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Since most the universe is empty space The short answer to this surprise is to see that the density $\rho = \frac M V = \frac M {\frac 4 3 {{\frac{2 G M}{c^2}}^{3}} \pi} = \frac{positive-constant} {M^2}$ decreases quickly as the mass increases. Now let's play with the values of size and mass that one can find on Wikipedia and other publications. ...


0

The proportionality between angular momentum and mass of the Kerr black hole can be shown directly by performing the Komar integral for angular momentum. In fact, you find that $J=Ma$. The parameter $a$ in the Kerr metric is thus the angular momentum per unit mass. I am not familiar with the relation between $M$ and $R_S$


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For a black hole, the temperature at infinity, in natural units $$ T = \frac{1}{8\pi M}$$ and the entropy $$S = \pi R^2 = 4\pi M^2$$ The change in heat content $$dQ = T\ dS = 8\pi M T\ dM = dM$$ So $$C_v =\frac{\partial Q}{\partial T} = \frac{\partial M}{\partial T}$$


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Lets take this one at a time: When matter enters a black hole with a singularity What is matter? Ultimately matter is a bound complex of elementary particles and energy. There exist free, not in a composite structure, elementary particles with energy too, the electrons and the neutrinos and the photons. The photons in aggregate build up the ...


2

Your case is not quite watertight - it hinges in your assertion that the optical light that is seen comes from some way out from the black hole (SMBH). The thing is that gravitational redshift can be larger than 0.2 and it is also aided by the relativistic transverse Doppler effect in the orbiting material. Some details: Gravitational redshift around a ...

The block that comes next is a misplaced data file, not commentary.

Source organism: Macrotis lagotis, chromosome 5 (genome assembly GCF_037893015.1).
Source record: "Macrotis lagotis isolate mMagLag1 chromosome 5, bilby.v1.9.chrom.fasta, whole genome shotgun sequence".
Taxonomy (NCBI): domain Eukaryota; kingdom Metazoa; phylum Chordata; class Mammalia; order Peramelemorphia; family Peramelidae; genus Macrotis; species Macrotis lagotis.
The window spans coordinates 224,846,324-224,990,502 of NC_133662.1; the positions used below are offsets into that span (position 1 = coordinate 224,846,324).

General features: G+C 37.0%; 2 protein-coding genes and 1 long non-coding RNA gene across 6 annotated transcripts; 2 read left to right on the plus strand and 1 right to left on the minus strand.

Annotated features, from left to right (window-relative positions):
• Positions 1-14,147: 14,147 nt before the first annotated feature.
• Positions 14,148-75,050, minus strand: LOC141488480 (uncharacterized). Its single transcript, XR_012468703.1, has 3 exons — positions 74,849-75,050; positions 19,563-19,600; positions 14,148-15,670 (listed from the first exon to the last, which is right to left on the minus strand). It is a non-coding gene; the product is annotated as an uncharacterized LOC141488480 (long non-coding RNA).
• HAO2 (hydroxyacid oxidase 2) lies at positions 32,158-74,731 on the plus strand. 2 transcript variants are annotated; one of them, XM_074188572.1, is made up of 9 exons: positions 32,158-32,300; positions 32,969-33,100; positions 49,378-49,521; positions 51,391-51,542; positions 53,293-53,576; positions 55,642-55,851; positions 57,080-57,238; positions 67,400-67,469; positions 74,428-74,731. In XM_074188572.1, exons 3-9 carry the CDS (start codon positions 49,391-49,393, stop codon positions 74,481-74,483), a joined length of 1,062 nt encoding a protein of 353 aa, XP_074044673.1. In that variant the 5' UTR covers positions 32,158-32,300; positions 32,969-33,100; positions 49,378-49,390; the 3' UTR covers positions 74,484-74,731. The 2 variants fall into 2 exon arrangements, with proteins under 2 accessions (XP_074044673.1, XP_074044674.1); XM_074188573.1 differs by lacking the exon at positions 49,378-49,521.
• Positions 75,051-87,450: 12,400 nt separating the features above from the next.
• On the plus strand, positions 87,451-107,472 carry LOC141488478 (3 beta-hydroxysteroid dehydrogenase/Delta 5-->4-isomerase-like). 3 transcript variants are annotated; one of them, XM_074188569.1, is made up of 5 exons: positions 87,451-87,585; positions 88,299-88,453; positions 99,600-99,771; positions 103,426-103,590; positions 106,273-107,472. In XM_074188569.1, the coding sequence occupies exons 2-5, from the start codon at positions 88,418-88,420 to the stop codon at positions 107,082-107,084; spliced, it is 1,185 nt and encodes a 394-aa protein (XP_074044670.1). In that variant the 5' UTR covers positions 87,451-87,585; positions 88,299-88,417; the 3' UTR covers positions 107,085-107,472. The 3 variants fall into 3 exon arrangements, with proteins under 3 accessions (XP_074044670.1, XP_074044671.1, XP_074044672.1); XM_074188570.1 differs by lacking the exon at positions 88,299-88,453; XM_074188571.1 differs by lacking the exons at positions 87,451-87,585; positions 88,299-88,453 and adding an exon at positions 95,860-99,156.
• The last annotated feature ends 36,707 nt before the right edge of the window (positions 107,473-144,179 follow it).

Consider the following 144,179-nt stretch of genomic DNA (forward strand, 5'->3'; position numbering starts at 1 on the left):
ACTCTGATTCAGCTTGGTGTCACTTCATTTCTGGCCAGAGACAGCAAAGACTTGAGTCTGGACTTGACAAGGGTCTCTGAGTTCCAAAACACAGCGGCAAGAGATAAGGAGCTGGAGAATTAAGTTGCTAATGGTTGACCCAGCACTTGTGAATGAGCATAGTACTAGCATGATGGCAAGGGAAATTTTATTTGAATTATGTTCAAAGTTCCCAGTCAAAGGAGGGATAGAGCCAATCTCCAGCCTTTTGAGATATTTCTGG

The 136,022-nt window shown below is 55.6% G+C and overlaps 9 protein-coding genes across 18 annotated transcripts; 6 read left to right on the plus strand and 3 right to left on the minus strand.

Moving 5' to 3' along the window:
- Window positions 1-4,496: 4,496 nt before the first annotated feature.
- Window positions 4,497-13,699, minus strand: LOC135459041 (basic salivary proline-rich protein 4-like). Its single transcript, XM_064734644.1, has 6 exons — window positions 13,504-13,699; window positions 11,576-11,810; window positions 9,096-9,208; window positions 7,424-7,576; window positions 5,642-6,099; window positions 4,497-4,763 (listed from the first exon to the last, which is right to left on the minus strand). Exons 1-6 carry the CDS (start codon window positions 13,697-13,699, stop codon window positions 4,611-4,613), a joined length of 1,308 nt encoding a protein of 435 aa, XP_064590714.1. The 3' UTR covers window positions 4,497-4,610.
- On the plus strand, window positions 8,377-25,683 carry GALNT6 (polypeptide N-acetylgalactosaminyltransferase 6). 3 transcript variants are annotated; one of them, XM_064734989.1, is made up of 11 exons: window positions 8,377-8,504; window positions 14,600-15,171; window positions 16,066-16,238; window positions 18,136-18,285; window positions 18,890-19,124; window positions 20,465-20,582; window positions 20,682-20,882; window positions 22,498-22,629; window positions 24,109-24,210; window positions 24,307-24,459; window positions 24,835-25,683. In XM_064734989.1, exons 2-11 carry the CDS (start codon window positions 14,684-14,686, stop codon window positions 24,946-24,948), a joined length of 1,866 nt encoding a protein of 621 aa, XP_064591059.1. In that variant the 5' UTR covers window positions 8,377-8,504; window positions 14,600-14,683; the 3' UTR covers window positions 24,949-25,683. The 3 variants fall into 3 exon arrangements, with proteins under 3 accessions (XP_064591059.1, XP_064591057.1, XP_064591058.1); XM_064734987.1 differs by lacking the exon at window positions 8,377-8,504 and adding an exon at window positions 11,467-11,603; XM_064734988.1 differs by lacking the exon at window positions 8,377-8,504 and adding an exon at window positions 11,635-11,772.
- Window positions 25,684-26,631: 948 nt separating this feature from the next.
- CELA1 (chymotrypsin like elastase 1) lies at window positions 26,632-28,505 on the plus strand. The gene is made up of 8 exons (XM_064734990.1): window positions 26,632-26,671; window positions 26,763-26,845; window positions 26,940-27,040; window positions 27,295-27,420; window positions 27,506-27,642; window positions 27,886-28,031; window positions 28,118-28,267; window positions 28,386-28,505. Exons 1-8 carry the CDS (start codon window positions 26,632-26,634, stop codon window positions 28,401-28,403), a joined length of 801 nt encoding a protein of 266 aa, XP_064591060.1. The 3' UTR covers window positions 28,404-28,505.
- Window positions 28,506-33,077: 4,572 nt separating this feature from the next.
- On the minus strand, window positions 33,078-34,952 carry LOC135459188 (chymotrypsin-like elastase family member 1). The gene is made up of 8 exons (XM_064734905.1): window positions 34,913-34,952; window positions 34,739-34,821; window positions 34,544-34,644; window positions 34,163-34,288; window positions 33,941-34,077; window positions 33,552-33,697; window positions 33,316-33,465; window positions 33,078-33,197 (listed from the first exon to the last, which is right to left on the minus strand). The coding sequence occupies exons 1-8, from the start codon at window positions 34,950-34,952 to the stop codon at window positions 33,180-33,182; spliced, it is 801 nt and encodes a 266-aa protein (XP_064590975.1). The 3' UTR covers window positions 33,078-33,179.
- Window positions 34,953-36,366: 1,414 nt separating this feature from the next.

2

"Space is big. Really big. You just won't believe how vastly, hugely, mind-bogglingly big it is." It seems like the night sky isn't so very big, so it should be easy to observe objects, right? Wrong. Once you use telescopes, the night sky becomes huge and if you don't know what you are searching for, you'll only find out about it by coincidence. The ...


3

All we can tell (assuming of course that the conclusions of the CalTech team are correct) is that there is a large mass in a distant orbit around the Sun. The mass could in principle be anything, but some things are more likely than others. It seems very plausible that the mass could be a planet that got ejected from an orbit nearer the Sun because: we ...


1

In principle, any body with the mass of the proposed planet would have the same gravitational effect as the planet. Therefore, it would explain the orbit of those other bodies equally well. We know of a lot of planets in orbit around stars (and we have theories about how they form). However, I don't think we've ever seen or theorized black holes in orbit ...


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Here is the abstract of the original paper by Hawking: In the classical theory black holes can only absorb and not emit particles. However it is shown that quantum mechanical effects cause black holes to create and emit particles as if they were hot bodies with temperature hκ2/πk≈10^−6(M⊙/M)∘K where κ is the surface gravity of the black hole. This ...